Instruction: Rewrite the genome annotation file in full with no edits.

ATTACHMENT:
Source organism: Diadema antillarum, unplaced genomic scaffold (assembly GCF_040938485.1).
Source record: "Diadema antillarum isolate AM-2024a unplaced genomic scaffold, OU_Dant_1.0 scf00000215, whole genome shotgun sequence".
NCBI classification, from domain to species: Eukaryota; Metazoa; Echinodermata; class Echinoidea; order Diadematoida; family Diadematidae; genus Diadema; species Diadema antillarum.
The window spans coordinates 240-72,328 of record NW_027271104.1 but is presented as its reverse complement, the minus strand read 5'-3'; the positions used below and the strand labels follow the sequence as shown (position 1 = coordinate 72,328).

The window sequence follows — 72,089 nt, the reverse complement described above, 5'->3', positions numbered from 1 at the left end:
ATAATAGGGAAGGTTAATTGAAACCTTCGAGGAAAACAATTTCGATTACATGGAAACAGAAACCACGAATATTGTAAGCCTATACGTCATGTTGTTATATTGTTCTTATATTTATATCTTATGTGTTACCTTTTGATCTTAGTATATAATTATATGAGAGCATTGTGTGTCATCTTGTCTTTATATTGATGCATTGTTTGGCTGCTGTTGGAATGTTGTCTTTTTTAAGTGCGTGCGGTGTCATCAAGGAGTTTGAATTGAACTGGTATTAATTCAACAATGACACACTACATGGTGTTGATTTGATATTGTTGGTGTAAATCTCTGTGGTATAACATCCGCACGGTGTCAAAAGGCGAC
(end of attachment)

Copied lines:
Source organism: Diadema antillarum, unplaced genomic scaffold (assembly GCF_040938485.1).
Source record: "Diadema antillarum isolate AM-2024a unplaced genomic scaffold, OU_Dant_1.0 scf00000215, whole genome shotgun sequence".
NCBI classification, from domain to species: Eukaryota; Metazoa; Echinodermata; class Echinoidea; order Diadematoida; family Diadematidae; genus Diadema; species Diadema antillarum.
The window spans coordinates 240-72,328 of record NW_027271104.1 but is presented as its reverse complement, the minus strand read 5'-3'; the positions used below and the strand labels follow the sequence as shown (position 1 = coordinate 72,328).

The window sequence follows — 72,089 nt, the reverse complement described above, 5'->3', positions numbered from 1 at the left end:
ATAATAGGGAAGGTTAATTGAAACCTTCGAGGAAAACAATTTCGATTACATGGAAACAGAAACCACGAATATTGTAAGCCTATACGTCATGTTGTTATATTGTTCTTATATTTATATCTTATGTGTTACCTTTTGATCTTAGTATATAATTATATGAGAGCATTGTGTGTCATCTTGTCTTTATATTGATGCATTGTTTGGCTGCTGTTGGAATGTTGTCTTTTTTAAGTGCGTGCGGTGTCATCAAGGAGTTTGAATTGAACTGGTATTAATTCAACAATGACACACTACATGGTGTTGATTTGATATTGTTGGTGTAAATCTCTGTGGTATAACATCCGCACGGTGTCAAAAGGCGAC